When my kid was little, I would always accompany class field trips. It was such a great way to learn about the region, often in ways I never would have sought out myself (spelunking). One such trip was with a bunch of second- and third-graders to go rock climbing, which led to my discovery of a hidden haven, Notre Dame du Cros (literally, Our Lady of the Hole, or, more poetically, Valley).
I have mentioned that the French have other ideas about safety, as in, if you get hurt, it’s your own fault. So somehow rock climbing is a good idea for kids whose permanent front teeth have only just grown in. Even crazier, to me, was the fact that one of the guides had been our guide exploring caves. A man of many outdoor sports. How does one get a job leading children through caves and up cliffs? And how does he not go crazy? He had unlimited patience. I knew and loved these kids but any time I spent an entire day with all of them I had to take a nap as soon as I got home. Their overflowing energy sapped mine.
Despite the buzzing swarm of children, the area of Notre Dame du Cros is utterly peaceful. It’s over the hill from the village of Caunes-Minervois, and so tucked into the hills that you don’t hear anything but birds and the rustle of leaves. And occasionally an explosion from the marble quarry–maybe once in a day.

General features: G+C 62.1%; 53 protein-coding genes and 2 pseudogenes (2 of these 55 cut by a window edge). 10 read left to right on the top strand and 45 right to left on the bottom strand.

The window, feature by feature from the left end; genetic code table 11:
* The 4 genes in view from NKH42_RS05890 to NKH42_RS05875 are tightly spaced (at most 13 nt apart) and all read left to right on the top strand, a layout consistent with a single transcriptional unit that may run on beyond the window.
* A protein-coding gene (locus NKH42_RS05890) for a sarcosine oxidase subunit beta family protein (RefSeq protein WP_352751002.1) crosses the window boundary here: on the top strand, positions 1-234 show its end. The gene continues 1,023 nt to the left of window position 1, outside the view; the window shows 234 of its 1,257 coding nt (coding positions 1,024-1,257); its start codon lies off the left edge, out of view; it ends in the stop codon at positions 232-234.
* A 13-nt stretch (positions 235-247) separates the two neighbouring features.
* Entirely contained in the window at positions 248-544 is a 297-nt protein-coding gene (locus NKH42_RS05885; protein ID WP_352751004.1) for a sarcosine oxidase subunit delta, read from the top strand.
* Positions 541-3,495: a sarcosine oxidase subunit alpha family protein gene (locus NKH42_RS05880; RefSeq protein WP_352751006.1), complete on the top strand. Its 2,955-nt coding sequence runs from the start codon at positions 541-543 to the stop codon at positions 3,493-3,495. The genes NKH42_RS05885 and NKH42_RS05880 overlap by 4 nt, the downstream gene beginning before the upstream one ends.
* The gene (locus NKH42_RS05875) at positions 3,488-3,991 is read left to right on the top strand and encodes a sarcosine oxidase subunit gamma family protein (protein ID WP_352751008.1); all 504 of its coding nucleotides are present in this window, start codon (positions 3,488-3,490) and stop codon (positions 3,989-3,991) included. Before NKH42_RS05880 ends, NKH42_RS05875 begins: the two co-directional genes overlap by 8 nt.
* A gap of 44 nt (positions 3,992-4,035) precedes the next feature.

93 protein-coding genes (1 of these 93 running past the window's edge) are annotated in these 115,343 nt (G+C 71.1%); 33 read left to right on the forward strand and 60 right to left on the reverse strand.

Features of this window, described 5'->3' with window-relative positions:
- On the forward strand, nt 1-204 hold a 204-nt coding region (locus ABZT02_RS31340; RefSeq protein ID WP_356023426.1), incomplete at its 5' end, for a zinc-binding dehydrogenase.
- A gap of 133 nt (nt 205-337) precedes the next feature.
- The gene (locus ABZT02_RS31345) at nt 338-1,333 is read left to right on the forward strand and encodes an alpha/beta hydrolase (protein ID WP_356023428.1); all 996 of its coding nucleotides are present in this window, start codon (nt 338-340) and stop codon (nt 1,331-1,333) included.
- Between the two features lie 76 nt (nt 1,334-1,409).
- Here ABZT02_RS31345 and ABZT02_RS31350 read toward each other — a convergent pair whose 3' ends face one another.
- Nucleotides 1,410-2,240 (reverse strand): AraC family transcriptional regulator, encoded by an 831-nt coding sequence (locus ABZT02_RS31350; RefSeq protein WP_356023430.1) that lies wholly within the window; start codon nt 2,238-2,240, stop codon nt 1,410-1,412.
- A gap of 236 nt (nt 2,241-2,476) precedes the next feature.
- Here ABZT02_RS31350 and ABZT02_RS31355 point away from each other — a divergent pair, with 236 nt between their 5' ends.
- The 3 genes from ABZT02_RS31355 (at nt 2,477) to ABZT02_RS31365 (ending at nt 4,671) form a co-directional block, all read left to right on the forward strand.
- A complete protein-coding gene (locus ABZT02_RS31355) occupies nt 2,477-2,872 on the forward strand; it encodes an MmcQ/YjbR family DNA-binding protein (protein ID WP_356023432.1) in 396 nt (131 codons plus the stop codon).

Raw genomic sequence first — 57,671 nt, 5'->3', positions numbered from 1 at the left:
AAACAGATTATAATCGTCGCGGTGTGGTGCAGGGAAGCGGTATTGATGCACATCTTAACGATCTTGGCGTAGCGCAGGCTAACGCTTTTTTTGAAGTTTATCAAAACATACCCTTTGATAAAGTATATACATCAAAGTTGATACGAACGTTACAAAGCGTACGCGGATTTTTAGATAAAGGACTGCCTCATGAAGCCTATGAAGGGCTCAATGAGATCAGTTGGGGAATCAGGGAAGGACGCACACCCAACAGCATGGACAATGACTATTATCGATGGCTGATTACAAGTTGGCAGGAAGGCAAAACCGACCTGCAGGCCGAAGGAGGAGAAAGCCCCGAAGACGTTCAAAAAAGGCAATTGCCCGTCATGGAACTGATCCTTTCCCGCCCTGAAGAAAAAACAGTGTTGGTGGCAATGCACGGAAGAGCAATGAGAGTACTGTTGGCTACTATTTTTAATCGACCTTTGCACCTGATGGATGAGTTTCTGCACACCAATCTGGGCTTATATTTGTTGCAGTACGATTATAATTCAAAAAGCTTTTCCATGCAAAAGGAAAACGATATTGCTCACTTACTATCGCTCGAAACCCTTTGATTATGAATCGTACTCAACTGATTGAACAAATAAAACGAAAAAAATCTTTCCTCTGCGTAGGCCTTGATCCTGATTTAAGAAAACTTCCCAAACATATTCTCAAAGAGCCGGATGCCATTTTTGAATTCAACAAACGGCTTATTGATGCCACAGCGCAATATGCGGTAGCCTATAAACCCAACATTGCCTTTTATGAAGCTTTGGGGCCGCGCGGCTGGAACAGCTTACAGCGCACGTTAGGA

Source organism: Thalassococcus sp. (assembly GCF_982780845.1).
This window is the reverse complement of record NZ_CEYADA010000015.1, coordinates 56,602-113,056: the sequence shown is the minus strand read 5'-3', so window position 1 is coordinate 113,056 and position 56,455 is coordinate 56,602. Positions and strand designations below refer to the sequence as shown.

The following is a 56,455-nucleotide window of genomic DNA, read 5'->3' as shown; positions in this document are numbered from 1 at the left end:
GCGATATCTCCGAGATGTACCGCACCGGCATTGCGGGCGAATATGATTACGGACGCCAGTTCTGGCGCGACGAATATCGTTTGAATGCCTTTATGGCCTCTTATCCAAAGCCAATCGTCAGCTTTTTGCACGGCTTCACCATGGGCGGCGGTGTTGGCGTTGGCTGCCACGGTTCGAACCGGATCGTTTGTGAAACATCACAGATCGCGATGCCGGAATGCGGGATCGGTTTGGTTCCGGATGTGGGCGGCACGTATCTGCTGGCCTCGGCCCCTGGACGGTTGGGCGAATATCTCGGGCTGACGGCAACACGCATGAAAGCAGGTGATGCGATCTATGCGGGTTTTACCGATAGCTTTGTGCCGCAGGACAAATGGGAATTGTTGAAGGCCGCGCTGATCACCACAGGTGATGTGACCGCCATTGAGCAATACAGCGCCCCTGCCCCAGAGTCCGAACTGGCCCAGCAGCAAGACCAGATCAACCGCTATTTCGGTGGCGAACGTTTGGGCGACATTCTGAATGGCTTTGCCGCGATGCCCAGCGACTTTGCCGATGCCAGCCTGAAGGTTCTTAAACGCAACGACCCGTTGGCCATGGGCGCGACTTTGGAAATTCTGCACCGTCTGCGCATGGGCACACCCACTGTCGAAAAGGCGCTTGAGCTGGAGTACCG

Legend has it that, around the 6th century, a shepherdess gave water from the spring there to her sick child (although another says it was the shepherdess herself who was ill), who was immediately cured. It became a pilgrimage destination. That led to chapels being built, with the current one dating to the 12th century, and renovated in the 15th and 16th centuries. Mass is said every morning–the chapel is considered part of the Caunes abbey. Stations of the cross are spread around the hillside.
There’s a flat plain next to a stream, named Le Souc, with picnic tables shaded by century-old platane trees. It’s a very popular spot on summer weekends, but manages to stay calm and peaceful–it’s what people come for.
It’s late July in 1209. You wake up to yet another cloudless day, the morning fresh but free of dew—it’s far too dry. In the afternoon, the blazing summer sun will turn the stone walls and cobbled lanes of your fortified town, Carcassonne, into an oven.